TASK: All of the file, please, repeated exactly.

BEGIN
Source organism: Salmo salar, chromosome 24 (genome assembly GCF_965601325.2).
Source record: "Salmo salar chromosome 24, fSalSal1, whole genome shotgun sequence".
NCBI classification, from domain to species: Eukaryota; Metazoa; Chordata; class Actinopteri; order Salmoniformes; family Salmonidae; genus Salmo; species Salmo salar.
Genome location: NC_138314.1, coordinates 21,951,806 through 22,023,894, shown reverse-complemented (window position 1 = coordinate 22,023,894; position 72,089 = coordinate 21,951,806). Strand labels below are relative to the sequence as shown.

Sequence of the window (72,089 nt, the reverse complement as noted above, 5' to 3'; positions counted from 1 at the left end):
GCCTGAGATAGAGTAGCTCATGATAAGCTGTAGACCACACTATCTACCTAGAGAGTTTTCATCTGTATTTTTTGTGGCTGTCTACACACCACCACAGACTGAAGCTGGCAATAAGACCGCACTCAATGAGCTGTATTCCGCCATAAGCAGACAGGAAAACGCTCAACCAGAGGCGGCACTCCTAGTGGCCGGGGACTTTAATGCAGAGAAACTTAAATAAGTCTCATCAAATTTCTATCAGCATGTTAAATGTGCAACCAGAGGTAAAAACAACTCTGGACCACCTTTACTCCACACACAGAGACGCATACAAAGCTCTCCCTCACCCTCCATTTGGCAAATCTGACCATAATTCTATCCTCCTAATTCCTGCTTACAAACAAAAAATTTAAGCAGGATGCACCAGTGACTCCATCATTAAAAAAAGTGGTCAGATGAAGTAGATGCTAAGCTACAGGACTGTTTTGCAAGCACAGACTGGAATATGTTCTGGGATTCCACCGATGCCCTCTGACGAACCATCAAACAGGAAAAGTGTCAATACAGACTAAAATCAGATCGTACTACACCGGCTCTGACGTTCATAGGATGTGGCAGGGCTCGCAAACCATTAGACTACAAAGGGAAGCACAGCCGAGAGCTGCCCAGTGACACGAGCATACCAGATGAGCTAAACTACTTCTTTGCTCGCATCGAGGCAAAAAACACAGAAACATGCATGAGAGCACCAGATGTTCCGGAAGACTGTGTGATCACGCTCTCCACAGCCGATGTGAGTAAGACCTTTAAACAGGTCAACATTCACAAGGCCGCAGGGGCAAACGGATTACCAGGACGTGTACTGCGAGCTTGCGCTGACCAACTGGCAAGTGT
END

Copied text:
Source organism: Salmo salar, chromosome 24 (genome assembly GCF_965601325.2).
Source record: "Salmo salar chromosome 24, fSalSal1, whole genome shotgun sequence".
NCBI classification, from domain to species: Eukaryota; Metazoa; Chordata; class Actinopteri; order Salmoniformes; family Salmonidae; genus Salmo; species Salmo salar.
Genome location: NC_138314.1, coordinates 21,951,806 through 22,023,894, shown reverse-complemented (window position 1 = coordinate 22,023,894; position 72,089 = coordinate 21,951,806). Strand labels below are relative to the sequence as shown.

Sequence of the window (72,089 nt, the reverse complement as noted above, 5' to 3'; positions counted from 1 at the left end):
GCCTGAGATAGAGTAGCTCATGATAAGCTGTAGACCACACTATCTACCTAGAGAGTTTTCATCTGTATTTTTTGTGGCTGTCTACACACCACCACAGACTGAAGCTGGCAATAAGACCGCACTCAATGAGCTGTATTCCGCCATAAGCAGACAGGAAAACGCTCAACCAGAGGCGGCACTCCTAGTGGCCGGGGACTTTAATGCAGAGAAACTTAAATAAGTCTCATCAAATTTCTATCAGCATGTTAAATGTGCAACCAGAGGTAAAAACAACTCTGGACCACCTTTACTCCACACACAGAGACGCATACAAAGCTCTCCCTCACCCTCCATTTGGCAAATCTGACCATAATTCTATCCTCCTAATTCCTGCTTACAAACAAAAAATTTAAGCAGGATGCACCAGTGACTCCATCATTAAAAAAAGTGGTCAGATGAAGTAGATGCTAAGCTACAGGACTGTTTTGCAAGCACAGACTGGAATATGTTCTGGGATTCCACCGATGCCCTCTGACGAACCATCAAACAGGAAAAGTGTCAATACAGACTAAAATCAGATCGTACTACACCGGCTCTGACGTTCATAGGATGTGGCAGGGCTCGCAAACCATTAGACTACAAAGGGAAGCACAGCCGAGAGCTGCCCAGTGACACGAGCATACCAGATGAGCTAAACTACTTCTTTGCTCGCATCGAGGCAAAAAACACAGAAACATGCATGAGAGCACCAGATGTTCCGGAAGACTGTGTGATCACGCTCTCCACAGCCGATGTGAGTAAGACCTTTAAACAGGTCAACATTCACAAGGCCGCAGGGGCAAACGGATTACCAGGACGTGTACTGCGAGCTTGCGCTGACCAACTGGCAAGTGT